• Charlie101 on August 1, 2014, 13:00 GMT

    I can't believe what I am reading - chirping / sledging has been part of the game for years . Read the hilarious top 10 sledges with Merv the fat bus conductor , Rodney Marsh to Botham " hows the wife and my kids"etc

    The pushing / waving bat is an incident too far and we will find out the penalty later today but India should get used to it as the Aussies will be far worse than us this winter.

  • on August 1, 2014, 12:53 GMT

    I find this 'the line is drawn at physical contact' attitude strange. When was that ever decided? There are other examples of physical contact in the game on and off the field, going back just far as sledging.

    It's just a smoke screen covering the fact that India / MS Dhoni have decided that this is the time to draw a line in the sand. Jimmy is probably a deserving candidate for the precedent and I don't feel sorry for him. I do think India could have handled things better and not taken it out on one individual.

  • jw76 on August 1, 2014, 12:45 GMT

    Well said, David, I totally agree - the umpires, and those backing them, need to be much more proactive in clamping down n sledging. I don't think India are quite clean, though - I have seen a couple of nasty send-offs by Kohli, at least - but if they do lead a campaign against sledging I will back them all the way.

  • TheBengalTiger on August 1, 2014, 12:32 GMT

    I think there is a clear distinction between sledging, which is fine, and boorish behaviour, which isn't. Most teams do sledge and chirp the batsmen etc. Only one team abuses the opposition constantly, and thats Australia. Judging by these comments, everyone agrees. For far too long, the rest of the world has put up with Australian behaviour. The last Ashes in particular was very nasty. It's time the ICC stepped in.

  • bouncy-pitch on August 1, 2014, 12:31 GMT

    Verbal abuse is one thing, physical abuse another. If anderson touched Jadeja, the book should be thrown at him (figuratively, of course)

  • landl47 on August 1, 2014, 12:25 GMT

    If India has now adopted a zero tolerance policy, are they going to apply it to their own players? One thing missing from this article (most of with which I agree) is that India is not without a history. Harbhajan was a persistent sledger and Jadeja, the other partiicipant in this alleged fracas, has a previous conviction himself and is known as a character with more than a little abrasiveness on the field.

    If all countries, the ICC and the umpires are going to take a unified position on poor behaviour, then I'm all for it. At the moment I don't see anyone stepping up and saying that should happen except the media and the fans.

    As for the virtuous 'he pushed him' claims, I didn't see any signs of Jadeja being hurt, did you? I've been pushed and jostled many times at sporting events and I didn't resort to legal action over it. If they got too close and Anderson pushed him away, it's hardly a capital offence.

    Deal with it, fine and warn the participants and let's play cricket.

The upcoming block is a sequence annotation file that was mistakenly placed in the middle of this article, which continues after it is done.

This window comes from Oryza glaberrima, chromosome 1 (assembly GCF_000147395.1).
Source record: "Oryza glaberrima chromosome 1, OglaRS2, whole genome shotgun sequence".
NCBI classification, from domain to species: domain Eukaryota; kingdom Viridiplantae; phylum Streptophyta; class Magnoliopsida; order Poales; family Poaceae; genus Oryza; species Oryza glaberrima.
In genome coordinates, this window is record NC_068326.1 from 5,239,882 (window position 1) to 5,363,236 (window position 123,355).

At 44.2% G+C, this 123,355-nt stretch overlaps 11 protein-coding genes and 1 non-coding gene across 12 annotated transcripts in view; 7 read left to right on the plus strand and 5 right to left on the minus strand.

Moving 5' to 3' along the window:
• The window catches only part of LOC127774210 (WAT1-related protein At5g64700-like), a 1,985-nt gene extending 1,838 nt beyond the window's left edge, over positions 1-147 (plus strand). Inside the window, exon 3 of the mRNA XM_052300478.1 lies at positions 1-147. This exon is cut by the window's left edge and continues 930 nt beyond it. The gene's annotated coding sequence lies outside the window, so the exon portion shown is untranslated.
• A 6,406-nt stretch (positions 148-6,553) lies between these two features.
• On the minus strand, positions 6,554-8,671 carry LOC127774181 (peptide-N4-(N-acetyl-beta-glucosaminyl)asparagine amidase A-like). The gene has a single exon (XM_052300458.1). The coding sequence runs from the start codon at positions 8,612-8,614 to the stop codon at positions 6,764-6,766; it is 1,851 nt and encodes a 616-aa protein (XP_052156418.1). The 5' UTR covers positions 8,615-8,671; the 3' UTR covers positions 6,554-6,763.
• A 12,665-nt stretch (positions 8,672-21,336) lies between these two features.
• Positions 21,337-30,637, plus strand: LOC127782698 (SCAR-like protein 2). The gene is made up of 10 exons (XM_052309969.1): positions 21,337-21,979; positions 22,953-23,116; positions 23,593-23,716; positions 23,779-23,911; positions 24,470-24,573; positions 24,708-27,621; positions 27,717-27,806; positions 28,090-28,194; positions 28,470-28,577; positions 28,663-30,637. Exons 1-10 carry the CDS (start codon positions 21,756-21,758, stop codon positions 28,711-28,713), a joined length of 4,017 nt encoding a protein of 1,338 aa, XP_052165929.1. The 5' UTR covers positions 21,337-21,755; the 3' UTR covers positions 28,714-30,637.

• nlpdave on August 1, 2014, 12:11 GMT

    The essence of the problem is firstly the absence of 'on-field' sanctions for umpires to apply and the inevitable trend to remove all disciplinary options from the umpire and elevate proceedings to a ludicrous quasi judicial level. This has even been applied to the game laws, once the sole province of umpires, in that throwing is no longer the umpires problem as it will all be taken care of outside the game itself. The culture of reporting rather than acting leaves umpires rather defenceless. This is much more important in the recreational game than the professional one as bad behaviour by professionals can be mimicked on the village green. Cricket was once a game that didn't need such sanctions but times have changed

  • TheCricketEmpireStrikesBack on August 1, 2014, 11:55 GMT

    @kunderanengineer - where I live cricket is not advertised as a game just for gentlemen. Quite the opposite - there are attempts made to include all regardless of race, religion, colour, social standing .......

    A quick look at cricket's Associate Members will show that it includes many of the planet's countries including places as diverse as Oman, Argentina, Israel and Vanuatu. And that is just the countries with national teams. Perhaps it is too late to try and make it a "gentleman's club" and perhaps it just a myth that it ever really was.

  • CandD-Ski on August 1, 2014, 10:35 GMT

    Most of these comments miss the point - verbal abuse is one thing and has gone on for decades, but physical contact is entirely another matter. If it happened, it must be stamped on very hard to dissuade any repetition.

  • on August 1, 2014, 10:33 GMT

    Very simple - adopt the yellow and red card approach. Umpires should be able to discipline on the spot.

  • acapulko on August 1, 2014, 10:18 GMT

    We seem to be forgetting that test cricket is played by two countries with two different cultures. What may be normal to one perhaps may be offensive to another. If a person is offended by words or deeds of another he has every right to complain. I find it disappointing that it has been suggested across some forums that India should have looked at this as an incident on te field and forgotten about it.